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Pea Soup for the Cynic's Soul

What's In a Name?

Donna Joe reeled from the soft blow her classmate had just given her. Quietly, she endured the child's half-giggling whistling as he ran down the hallway. Donna sighed and moved on.

Growing up was hard enough, but Donna Joe had to grow up with a last name of Smakenwissl. She sat in class all day long, wishing her name was something like Smith or Jones or even Lipschitz -- anything but Smakenwissl. She endured endless thumps on the arm and tuneless, mocking whistling all day long, and she hated every bit of it. Her teachers didn't understand. They'd reprimand other students when they caught them hitting Donna, but they couldn't see everything, couldn't be everywhere.

At home that night Donna was quiet and withdrawn. Her father, who had of course endured the same torture as a child, tried to console her, tried to tell her that life got better after the fourth grade, but his words fell on deaf ears.

While getting ready for bed that night, Donna's father told his wife about their daughter's problems at school.

"I know, honey," his wife Jennifer said. "She's talked to me about it, and I've talked to her teachers. But I just don't know what else we can do."

Jack Smackenwissl nodded and climbed into bed. "I don't know either. I just had to tough it out. And I still get the occasional 'smack and whistle,' even today, from people who have no idea how much ribbing I took over that throughout my life."

Jennifer sighed. "Poor girl. I wish there was something...." She trailed off, lost in thought for a minute as Jack turned out the light.

"Honey, you know your friend, Jason?" she said finally.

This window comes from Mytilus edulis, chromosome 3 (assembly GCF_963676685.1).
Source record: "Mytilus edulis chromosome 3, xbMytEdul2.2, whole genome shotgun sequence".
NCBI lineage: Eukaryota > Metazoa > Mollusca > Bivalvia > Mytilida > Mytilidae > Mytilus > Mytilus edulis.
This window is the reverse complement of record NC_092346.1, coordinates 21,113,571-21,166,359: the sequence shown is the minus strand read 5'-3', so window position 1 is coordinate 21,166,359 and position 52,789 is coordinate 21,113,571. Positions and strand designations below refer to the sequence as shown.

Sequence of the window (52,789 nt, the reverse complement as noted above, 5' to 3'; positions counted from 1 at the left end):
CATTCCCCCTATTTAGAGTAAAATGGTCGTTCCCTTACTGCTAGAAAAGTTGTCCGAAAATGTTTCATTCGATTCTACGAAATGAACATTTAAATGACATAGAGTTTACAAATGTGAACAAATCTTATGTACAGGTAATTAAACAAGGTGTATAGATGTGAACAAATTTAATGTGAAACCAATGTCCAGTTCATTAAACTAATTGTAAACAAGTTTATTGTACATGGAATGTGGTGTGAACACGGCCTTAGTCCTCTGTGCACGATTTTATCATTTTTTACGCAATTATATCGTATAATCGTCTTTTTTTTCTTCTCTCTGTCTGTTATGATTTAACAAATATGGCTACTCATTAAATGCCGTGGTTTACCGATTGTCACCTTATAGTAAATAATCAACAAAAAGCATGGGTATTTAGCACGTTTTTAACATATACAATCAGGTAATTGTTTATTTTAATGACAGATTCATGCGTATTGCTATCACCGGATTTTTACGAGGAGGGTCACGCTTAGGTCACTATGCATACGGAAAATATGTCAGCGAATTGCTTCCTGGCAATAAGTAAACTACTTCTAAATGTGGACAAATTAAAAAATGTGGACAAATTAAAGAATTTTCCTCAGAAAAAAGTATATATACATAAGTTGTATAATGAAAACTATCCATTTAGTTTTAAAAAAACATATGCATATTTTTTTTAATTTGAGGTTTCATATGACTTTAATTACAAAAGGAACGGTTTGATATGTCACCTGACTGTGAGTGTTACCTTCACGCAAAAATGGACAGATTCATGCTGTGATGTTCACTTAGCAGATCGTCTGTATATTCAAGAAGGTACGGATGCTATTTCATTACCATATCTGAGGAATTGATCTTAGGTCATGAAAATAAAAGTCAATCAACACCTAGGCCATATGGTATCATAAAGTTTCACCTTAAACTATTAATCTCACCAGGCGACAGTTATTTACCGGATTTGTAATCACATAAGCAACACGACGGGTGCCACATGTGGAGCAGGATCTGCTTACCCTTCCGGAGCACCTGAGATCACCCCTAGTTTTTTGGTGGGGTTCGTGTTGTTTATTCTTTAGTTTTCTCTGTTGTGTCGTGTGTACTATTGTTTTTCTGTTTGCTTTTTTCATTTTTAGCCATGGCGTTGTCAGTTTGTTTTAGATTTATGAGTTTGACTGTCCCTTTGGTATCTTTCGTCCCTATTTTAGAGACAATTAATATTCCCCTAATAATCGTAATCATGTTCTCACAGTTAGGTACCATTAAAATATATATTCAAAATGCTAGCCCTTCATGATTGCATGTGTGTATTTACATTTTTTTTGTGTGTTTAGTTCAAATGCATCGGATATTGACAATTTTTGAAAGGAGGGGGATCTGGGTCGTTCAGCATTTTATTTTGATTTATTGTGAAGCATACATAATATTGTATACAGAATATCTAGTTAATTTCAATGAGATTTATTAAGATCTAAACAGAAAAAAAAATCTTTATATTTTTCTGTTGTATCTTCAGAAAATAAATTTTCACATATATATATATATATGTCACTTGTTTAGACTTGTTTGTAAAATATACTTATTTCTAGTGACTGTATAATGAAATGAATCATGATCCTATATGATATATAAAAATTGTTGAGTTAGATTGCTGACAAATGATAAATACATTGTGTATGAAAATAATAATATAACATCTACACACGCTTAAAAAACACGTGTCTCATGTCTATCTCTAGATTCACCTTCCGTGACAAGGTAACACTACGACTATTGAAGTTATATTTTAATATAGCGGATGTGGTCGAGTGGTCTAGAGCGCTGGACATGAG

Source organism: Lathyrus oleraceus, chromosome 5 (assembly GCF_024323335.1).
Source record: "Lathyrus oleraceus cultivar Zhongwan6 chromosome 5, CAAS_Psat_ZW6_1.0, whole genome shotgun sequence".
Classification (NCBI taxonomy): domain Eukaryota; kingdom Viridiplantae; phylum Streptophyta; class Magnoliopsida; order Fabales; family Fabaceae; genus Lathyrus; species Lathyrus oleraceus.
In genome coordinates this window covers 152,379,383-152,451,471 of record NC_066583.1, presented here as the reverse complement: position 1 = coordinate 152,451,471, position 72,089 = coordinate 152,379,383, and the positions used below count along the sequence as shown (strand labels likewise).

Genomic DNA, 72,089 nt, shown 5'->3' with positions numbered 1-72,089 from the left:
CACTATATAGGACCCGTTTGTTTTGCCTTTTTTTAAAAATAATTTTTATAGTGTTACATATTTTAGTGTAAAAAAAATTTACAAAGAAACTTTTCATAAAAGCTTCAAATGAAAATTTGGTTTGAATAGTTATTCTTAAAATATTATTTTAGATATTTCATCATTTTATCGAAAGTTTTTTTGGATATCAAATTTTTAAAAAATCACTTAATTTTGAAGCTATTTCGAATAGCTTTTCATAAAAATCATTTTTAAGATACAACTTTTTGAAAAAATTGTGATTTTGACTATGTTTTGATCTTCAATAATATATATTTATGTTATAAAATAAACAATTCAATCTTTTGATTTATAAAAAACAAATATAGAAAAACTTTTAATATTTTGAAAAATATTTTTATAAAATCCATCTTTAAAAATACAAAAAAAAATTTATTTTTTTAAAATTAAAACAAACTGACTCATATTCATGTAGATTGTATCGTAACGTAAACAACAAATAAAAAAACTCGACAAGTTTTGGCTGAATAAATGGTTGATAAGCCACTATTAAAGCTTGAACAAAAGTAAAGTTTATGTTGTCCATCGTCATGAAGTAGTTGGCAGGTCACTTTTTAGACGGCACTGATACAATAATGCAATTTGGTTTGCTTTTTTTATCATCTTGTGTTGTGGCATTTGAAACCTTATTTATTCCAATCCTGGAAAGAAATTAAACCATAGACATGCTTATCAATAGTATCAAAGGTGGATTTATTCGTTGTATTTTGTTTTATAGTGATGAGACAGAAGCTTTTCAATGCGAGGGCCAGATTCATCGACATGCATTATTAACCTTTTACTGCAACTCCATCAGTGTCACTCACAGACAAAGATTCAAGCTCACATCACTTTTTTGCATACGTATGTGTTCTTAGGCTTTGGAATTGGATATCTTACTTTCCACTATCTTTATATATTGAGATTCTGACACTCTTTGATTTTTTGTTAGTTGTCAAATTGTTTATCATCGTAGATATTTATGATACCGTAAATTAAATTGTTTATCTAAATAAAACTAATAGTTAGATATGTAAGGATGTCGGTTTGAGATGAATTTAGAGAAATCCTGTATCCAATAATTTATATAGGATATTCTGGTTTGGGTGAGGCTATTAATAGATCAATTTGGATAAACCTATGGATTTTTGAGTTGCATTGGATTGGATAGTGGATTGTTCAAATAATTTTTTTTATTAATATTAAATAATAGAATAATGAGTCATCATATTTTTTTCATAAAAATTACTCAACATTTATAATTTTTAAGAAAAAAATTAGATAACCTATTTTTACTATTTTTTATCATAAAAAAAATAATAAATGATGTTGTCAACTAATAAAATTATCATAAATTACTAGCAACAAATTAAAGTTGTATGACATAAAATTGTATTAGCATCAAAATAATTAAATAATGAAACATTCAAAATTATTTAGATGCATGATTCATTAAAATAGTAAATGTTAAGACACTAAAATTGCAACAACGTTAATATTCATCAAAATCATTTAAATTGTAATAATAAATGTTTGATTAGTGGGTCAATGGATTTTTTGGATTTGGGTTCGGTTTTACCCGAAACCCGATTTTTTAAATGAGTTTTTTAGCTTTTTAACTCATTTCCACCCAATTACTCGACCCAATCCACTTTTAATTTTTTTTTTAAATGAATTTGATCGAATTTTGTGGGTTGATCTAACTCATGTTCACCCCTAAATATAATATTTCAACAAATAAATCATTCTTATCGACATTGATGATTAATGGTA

"Yes, what about...." Jack too, trailed off.

"And Howard and Joe? Heck, I'm sure they all know others, too!"

" you think it would help? I mean, do you think it would cheer her up?" Jack said, hope filling his heart.

"I'm sure of it honey. I'm just sure of it!"

The next day, Jack went around to his friends and asked a very special favor of them. All of them readily agreed, and even went off to find friends of their own with the same problem. That night, while the family was eating dinner, the doorbell rang.

"Donna," Jack said knowingly, smiling quickly at his wife. "Why don't you see who is at the door?"

Little Donna got up and answered the door. Outside were more than twenty men and women, each smiling brightly.

"Hello, Donna!" the first man said. "I'm Jason Wacispepe. Your Dad told me you're having problems at school -- well, I had much the same problem when I was younger, and let me assure you, life gets better, little girl!"

"Hi Donna! I'm Howard Smakemlowe. I know what it's like to go through life with a strange last name, just like you do. And look at me, I'm a lawyer now! Anybody makes fun of my name now, I sue 'em!"

The list went on and on. It was a veritable parade of strangely named folk, all with an uplifting tale to tell young Donna about the trials and tribulations of their names. Donna stood at the door as they all told their tale and quietly left, her smile growing by the second. Her parents stood in the doorway to the dining room, their smiles just as big.

Finally, Donna shut the door as Karen Tikler left, the last of her father's friends' friends to share her tale of hope.

"Well, honey, do you feel a little better now?" Jack Smakenwissl asked his beaming daughter.

"Yes, Daddy, I do," Donna said, laughing. "Those people all had way stupider names than mine! Wait till I tell my friends! They'll laugh themselves silly!"